Talented photographer Jeroen Swolfs has set himself the ambitious goal of visiting and photographing EVERY capital city in the world over a five-year period. He is recording the journey so far on his site Streets of the World as well as in a book that is being produced by National Geographic. This week he took time out from his hectic schedule to take part in a Q & A with Travel Edits.
1.The idea for Streets of the World is genius. How did you come up with it?
Kind of a weird story actually. I was already studying photography and my interest definitely went out to journalism, stories about people. But when I walked home one night after one too may a drink I tripped and fell flat down on my face. I lay there for a while totally fascinated by this one tile I was looking at. I started to think about how many people had set their feet on that one specific tile, where they were going, what they were doing. That’s when I suddenly realized that life really happens in streets. That’s when I decided that I wanted to take photos of street life. And then of course in every capital of the world to make it a complete story:
2. Typically how long do you spend in each city and how do you decide on the city’s ‘best angle’?
On average I spend 5 days per capital. Usually 2 are spent just walking around trying to find a place where I think as many facets as possible of the city can be seen. Through reading and meeting local people, I’ve formed my own opinion of what I think is typical by then. But I also have to keep into consideration light and composition of course. Then it’s usually two days of photography in that one spot. I sometimes take thousands of photos because everything is constantly moving chaotically. I need time to prepare for the next country too of course.
3.You ha ve a number of partners supporting your project. How did you go about securing funding for Streets of the World?
The financing, apart from finishing in one piece, was and is the hardest part of Streets I think. It’s such a crazy and also enormously risky project that for three years everybody I tried to get interested thought I’d gone completely mad.
It was hard to keep believing in it after a thousand no’s and looks of disbelief. Thank God after three years, just before giving up myself, I met my current investor who loved the idea right away. The whole project is financed now but I do have to pay back the investment and the investor of course has shares in the company.
4. What in your opinion has been the most dangerous city that you’ve visited so far? Why?
There were a couple where I arranged security. So I guess they can all be called dangerous. I never had any real trouble so far but that could of course also be because of the security present. If anything will go wrong it will probably be in a place where I least expect it. It’s just part of the deal and you can’t prepare for everything. That’s why I will be quite happy when I cross the finish line after 203 countries and five years in one piece. Baghdad is still coming up.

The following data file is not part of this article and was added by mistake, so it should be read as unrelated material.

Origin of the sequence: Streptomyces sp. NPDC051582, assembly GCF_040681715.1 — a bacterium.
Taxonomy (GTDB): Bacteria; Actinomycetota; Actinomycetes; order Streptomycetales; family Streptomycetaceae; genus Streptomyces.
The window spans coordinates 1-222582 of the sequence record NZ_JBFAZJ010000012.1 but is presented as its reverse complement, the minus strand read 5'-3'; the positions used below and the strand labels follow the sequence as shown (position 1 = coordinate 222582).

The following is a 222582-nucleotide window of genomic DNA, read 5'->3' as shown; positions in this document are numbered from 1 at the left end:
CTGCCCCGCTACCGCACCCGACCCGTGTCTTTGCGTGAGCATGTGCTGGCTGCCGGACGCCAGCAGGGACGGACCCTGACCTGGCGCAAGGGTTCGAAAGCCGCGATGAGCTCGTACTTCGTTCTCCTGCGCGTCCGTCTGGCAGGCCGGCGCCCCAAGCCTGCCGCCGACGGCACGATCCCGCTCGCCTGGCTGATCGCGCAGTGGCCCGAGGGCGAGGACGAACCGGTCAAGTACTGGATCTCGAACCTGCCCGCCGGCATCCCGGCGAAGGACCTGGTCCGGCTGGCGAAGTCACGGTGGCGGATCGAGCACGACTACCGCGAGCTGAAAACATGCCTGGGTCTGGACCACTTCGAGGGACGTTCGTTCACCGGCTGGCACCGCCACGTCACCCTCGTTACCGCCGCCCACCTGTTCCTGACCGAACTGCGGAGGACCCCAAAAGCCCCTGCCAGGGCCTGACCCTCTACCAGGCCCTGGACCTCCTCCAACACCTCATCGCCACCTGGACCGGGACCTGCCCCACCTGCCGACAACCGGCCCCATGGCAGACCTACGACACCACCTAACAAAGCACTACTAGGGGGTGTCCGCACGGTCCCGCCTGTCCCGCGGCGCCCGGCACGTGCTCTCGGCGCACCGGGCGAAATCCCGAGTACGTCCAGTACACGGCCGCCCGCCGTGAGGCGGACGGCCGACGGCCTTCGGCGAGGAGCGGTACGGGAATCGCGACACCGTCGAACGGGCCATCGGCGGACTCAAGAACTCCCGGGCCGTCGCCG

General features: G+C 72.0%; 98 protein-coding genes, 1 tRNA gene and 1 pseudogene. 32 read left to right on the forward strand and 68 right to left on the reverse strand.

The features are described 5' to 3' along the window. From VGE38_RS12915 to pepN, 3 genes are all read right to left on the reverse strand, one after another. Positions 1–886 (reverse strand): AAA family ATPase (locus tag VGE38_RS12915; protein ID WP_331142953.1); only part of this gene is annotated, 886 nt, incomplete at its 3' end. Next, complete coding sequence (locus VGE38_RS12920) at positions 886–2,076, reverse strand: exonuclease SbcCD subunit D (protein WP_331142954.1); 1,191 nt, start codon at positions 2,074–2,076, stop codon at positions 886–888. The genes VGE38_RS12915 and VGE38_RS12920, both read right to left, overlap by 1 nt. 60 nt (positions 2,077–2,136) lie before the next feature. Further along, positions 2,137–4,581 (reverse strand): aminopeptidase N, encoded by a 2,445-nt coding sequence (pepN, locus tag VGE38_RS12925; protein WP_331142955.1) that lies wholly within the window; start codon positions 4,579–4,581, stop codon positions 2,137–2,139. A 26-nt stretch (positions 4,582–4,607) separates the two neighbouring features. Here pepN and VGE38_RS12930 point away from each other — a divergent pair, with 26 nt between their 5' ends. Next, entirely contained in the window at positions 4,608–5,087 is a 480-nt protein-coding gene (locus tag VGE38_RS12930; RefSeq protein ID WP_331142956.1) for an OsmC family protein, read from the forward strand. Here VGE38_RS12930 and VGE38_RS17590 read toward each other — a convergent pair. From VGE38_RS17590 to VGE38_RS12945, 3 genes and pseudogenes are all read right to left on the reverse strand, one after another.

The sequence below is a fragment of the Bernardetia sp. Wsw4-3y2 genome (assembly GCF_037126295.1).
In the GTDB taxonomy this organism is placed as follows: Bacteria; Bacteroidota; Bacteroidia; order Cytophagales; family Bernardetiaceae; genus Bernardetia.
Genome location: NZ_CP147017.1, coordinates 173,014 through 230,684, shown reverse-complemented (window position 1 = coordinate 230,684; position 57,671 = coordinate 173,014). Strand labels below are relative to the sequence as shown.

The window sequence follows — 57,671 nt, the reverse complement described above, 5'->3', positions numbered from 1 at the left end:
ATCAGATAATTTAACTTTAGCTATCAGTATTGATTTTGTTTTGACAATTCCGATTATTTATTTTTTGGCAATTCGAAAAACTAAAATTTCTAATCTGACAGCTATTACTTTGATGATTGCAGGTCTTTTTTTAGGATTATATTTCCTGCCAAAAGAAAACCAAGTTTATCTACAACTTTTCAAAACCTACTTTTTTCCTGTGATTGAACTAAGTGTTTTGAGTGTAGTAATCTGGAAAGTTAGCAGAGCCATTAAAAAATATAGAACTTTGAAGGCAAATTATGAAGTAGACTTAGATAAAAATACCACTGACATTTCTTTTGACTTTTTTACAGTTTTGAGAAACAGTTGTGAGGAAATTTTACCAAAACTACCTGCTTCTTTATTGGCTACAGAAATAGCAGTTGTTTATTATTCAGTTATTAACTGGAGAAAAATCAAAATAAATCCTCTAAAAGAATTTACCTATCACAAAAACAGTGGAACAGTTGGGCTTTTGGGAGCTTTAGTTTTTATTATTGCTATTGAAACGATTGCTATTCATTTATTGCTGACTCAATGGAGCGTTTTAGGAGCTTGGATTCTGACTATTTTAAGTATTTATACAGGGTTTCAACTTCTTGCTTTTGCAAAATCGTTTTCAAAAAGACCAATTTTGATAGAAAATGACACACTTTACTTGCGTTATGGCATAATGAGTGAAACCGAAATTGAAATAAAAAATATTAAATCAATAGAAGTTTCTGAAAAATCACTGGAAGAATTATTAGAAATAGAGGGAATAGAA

5. If you had to choose just 5 essential pieces of equipment to take on the road with you, what would they be and why?
Iphone. Macbook. Canon 5D. Creditcard. Passport. That’s all you need.
6. What has been your favourite image from the project so far? Explain your reason behind it too.
My favourite shot is the Tuvalu one. I think it’s unbelievable that the street life of the capital of Tuvalu actually takes place on the runway! Where they are playing volleyball and rugby at the end of the day. Only twice a week a small propellor plane lands. Everybody knows when because it returns loved ones to the tiny Pacific island. It’s an amazing place. Very much threatened by the rising sealevels.
7.As par t of your Asia stage, you managed to photograph Pyongyang in North Korea – what were your impressions?
I think the story behind the photo of North Korea is rather special. I entered as a tourist which I really wasn’t. Kind of a dodgy start. Then to actually manage to be ‘alone’ and for a few minutes away from my group was really hard to accomplish. And then getting the image out of the country again. I think it really shows well the awkward atmosphere of the place. The light is very coldish. People don’t look at you, they’re not allowed, and then there’s the typical traffic policewoman where there are no cars at all. I think it really shows and feels what kind of society North Korea is.
8. What have your experiences so far taught you about the world that you didn’t realise before?
That we are much more alike then we think. I thought Streets would be a photo project about the differences of human life around the world. Of course things look different in different places. But almost everywhere people are doing the same things and caring about the same things. Their children, friends, the environment. Things we care about in the same way. So it turns out it’s becoming more and more a project that’s about similarities instead of differences.
9. Where would you return to again? Why?
I really loved Palau. A small island nation in the North Pacific. Very mellow and with absolutely superb diving. A weird capital though.
10. Where’s the next destination on your list?
Next I’m off to Haiti. Things are still really bad there. I’m joining the Red Cross for two weeks to make a report of the work they’re doing. Somewhere during that time I’ll make the Streets photo of Port-au-Prince.